So Reese an' his crew --
vigilant vigilantes --
made nooses ta' stretch each one's neck.
Caught with the cattle,
an' caught with the horses,
the twenty-three outlaws
had no recourse.
Ya' need not feel sorry,
an' ya' need not feel sad,
cuz' they each had a choice
an' they chose ta' be bad.
They thought honest folks
were chickens fer' pluckin',
til the noose touched their necks
then they started cluckin'.
"Forgive us,
we're sorry,
we won't sin again."
"We know that ya' won't,"
said Reese an' his men.
They swatted hind-quarters,
the horses did jump,
the outlaws all dangled,
an' half took a dump.
Well, crime isn't pretty,
an' it rarely does pay.
An' there will always be a day of reckoning...
an' that day was their day.

Saturday, July 21, 2012

Malachi Allen: lost temper, lost arm, lost life

Have ya' heard of Malachi Allen?
He was just another foolish felon
who thought pure cussedness would serve him well.
He swore his life was goin' ta' Hades,
as a gunman in the eighteen-eighties,
but if it was... his choices paid the bill.
He quarreled with Cy an' Shadrach
over a saddle an' tack,
an' shot them both dead in the Chickasaw Nation.
It was the fifteenth of July
when he done in Shadrach an' Cy,
proven he cared not a wit fer' human relations.
A posse was assembled,
of his peers it did resemble,
an' Deputy Marshall McAlester led the way.
They cornered the desperado,
but peacefully he would not go,
so they fought a vicious gun battle that day.
Malachi came ta' harm
with a bullet in his arm,
he tried ta' fight but could not pull the trigger.
So he was apprehended,
his futile flight up-ended,
the posse saw the irony an' snickered.
To Fort Smith they all came,
where Isaac Parker gained fame,
as the judge who loved ta' hang 'um high.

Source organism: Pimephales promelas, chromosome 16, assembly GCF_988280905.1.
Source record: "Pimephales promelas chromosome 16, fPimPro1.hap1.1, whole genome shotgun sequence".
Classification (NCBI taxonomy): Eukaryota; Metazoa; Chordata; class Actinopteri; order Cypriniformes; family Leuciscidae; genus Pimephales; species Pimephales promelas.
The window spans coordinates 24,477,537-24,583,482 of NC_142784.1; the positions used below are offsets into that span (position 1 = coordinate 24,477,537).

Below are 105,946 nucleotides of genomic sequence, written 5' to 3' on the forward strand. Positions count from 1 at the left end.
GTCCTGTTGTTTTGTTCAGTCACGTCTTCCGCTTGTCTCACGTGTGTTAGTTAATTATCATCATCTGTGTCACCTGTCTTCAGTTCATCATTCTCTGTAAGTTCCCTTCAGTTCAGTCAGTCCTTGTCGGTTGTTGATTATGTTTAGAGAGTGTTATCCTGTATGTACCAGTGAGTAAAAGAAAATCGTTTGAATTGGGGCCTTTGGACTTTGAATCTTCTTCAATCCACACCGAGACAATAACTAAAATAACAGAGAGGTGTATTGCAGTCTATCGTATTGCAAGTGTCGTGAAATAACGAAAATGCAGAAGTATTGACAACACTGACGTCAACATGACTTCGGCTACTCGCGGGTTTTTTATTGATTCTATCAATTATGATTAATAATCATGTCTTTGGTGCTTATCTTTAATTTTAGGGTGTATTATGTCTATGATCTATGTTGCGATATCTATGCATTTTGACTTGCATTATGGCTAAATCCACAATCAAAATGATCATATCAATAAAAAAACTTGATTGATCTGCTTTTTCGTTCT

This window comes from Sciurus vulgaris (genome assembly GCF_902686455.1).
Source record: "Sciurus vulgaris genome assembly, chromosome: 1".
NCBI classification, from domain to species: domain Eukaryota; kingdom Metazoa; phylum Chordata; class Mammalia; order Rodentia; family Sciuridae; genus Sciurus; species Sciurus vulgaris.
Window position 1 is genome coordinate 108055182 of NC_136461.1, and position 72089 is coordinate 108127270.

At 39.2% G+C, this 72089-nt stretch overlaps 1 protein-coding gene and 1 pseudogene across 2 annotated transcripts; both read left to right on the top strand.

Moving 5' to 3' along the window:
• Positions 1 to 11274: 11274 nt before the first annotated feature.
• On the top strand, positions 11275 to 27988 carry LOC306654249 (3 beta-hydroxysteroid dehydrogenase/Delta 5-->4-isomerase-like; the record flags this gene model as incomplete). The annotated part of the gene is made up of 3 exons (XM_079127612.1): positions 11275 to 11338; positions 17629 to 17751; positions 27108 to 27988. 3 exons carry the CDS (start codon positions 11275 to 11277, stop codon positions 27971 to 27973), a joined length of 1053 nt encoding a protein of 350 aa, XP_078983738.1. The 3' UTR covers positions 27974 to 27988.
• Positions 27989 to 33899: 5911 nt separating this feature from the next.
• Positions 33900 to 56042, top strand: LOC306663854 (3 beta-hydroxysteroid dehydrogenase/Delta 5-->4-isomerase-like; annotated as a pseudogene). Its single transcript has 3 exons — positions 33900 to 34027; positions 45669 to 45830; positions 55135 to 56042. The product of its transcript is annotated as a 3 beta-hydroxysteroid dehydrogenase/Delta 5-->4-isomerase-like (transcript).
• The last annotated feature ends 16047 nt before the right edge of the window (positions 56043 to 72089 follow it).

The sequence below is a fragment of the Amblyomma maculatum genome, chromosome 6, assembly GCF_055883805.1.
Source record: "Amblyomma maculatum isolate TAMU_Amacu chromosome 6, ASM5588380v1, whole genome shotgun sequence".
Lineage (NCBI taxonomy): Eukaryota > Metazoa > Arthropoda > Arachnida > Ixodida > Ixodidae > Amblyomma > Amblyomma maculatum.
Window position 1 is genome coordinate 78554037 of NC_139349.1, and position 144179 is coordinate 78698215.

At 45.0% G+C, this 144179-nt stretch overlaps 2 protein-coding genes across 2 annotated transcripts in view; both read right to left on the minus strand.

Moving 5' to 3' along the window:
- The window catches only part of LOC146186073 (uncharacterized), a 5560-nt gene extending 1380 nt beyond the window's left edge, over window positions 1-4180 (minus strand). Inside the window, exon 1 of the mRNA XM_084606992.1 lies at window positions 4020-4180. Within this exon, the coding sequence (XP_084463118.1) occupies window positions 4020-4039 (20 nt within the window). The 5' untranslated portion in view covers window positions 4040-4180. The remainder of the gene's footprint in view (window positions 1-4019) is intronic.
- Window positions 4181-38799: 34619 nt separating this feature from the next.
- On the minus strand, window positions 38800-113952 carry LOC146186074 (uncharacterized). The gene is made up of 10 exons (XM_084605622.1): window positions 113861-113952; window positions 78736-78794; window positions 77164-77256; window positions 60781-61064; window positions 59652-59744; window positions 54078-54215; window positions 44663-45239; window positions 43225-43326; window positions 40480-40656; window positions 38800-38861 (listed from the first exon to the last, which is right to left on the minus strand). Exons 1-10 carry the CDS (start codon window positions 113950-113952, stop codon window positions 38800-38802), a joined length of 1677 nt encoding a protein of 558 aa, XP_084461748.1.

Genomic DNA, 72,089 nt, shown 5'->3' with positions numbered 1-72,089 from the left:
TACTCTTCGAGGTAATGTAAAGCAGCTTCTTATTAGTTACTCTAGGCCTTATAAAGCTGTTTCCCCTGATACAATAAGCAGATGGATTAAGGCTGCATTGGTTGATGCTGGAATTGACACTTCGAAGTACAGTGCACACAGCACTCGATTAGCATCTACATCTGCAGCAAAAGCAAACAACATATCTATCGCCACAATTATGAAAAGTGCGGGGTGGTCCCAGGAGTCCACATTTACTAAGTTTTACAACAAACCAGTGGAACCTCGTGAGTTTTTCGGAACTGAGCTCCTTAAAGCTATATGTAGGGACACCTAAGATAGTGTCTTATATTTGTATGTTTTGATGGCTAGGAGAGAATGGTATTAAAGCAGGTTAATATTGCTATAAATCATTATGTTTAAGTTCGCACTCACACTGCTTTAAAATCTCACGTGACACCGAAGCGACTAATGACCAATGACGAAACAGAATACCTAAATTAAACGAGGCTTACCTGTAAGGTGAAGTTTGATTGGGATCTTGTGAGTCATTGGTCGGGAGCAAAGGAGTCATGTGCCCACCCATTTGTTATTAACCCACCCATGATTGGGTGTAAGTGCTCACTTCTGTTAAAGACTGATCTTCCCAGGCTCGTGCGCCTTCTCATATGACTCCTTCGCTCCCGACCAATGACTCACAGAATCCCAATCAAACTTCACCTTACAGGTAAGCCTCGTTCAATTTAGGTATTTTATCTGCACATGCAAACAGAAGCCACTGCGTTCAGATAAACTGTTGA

Malachi's arm they did amputate,
another casualty of his hate,
but it did not stop his appointed day ta' die.
On the gallows he heard townfolk jest,
as they watched in their Sunday best,
cuz' a hangin' party was a big event.
Now too late ta' be undone,
the cruel acts he did fer' fun,
one final drop an' he would be Hell bent.

Friday, July 20, 2012

Erastus Yager: confession is good for the soul

Erastus Yager, aka Red,
earned his bounty with fear an' dread,
as an outlaw with the Sheriff Henry Plummer Gang.
They called themselves the Innocents,
though they'd never be mistaken fer' country gents,
cuz' they were meaner than a wounded polecat bearin' fangs.
They robbed the town of mucho money,
they killed fer' sport, an' thought it funny,
an' Yager figured he'd always have it made.
Yager wanted ta' live life large,
an' thought he could do it with Plummer in charge,
an' he'd do what he was told ta' make the grade.
He'd rob an' he'd steal,
an' shoot hot lead from cold steel,
as long as there was money fer' the takin'.
He even had no qualms
of takin' kids from moms,
if a ransom from the kin could be shaken.
But meanness trumps not intelligence,
which was lacking in most Innocents,
something Yager found out way too late.
Yager was sent with the dispatch